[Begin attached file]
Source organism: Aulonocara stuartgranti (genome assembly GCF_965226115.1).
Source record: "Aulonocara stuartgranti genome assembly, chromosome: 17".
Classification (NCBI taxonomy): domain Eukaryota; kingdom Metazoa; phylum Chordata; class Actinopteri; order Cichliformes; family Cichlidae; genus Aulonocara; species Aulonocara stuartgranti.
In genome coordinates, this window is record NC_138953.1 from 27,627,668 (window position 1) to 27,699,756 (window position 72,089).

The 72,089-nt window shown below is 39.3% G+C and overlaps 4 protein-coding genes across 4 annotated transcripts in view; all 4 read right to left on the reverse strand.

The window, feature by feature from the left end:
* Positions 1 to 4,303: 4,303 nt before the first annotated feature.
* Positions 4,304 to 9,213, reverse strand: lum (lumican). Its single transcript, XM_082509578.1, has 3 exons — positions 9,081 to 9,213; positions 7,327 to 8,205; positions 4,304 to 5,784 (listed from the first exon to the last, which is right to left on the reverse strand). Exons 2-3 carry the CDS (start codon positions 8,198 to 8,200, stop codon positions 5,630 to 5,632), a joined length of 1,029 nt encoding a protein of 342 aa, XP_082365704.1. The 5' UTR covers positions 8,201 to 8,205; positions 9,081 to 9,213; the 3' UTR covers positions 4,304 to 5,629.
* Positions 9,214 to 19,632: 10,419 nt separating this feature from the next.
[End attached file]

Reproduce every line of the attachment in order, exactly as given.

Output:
Source organism: Aulonocara stuartgranti (genome assembly GCF_965226115.1).
Source record: "Aulonocara stuartgranti genome assembly, chromosome: 17".
Classification (NCBI taxonomy): domain Eukaryota; kingdom Metazoa; phylum Chordata; class Actinopteri; order Cichliformes; family Cichlidae; genus Aulonocara; species Aulonocara stuartgranti.
In genome coordinates, this window is record NC_138953.1 from 27,627,668 (window position 1) to 27,699,756 (window position 72,089).

The 72,089-nt window shown below is 39.3% G+C and overlaps 4 protein-coding genes across 4 annotated transcripts in view; all 4 read right to left on the reverse strand.

The window, feature by feature from the left end:
* Positions 1 to 4,303: 4,303 nt before the first annotated feature.
* Positions 4,304 to 9,213, reverse strand: lum (lumican). Its single transcript, XM_082509578.1, has 3 exons — positions 9,081 to 9,213; positions 7,327 to 8,205; positions 4,304 to 5,784 (listed from the first exon to the last, which is right to left on the reverse strand). Exons 2-3 carry the CDS (start codon positions 8,198 to 8,200, stop codon positions 5,630 to 5,632), a joined length of 1,029 nt encoding a protein of 342 aa, XP_082365704.1. The 5' UTR covers positions 8,201 to 8,205; positions 9,081 to 9,213; the 3' UTR covers positions 4,304 to 5,629.
* Positions 9,214 to 19,632: 10,419 nt separating this feature from the next.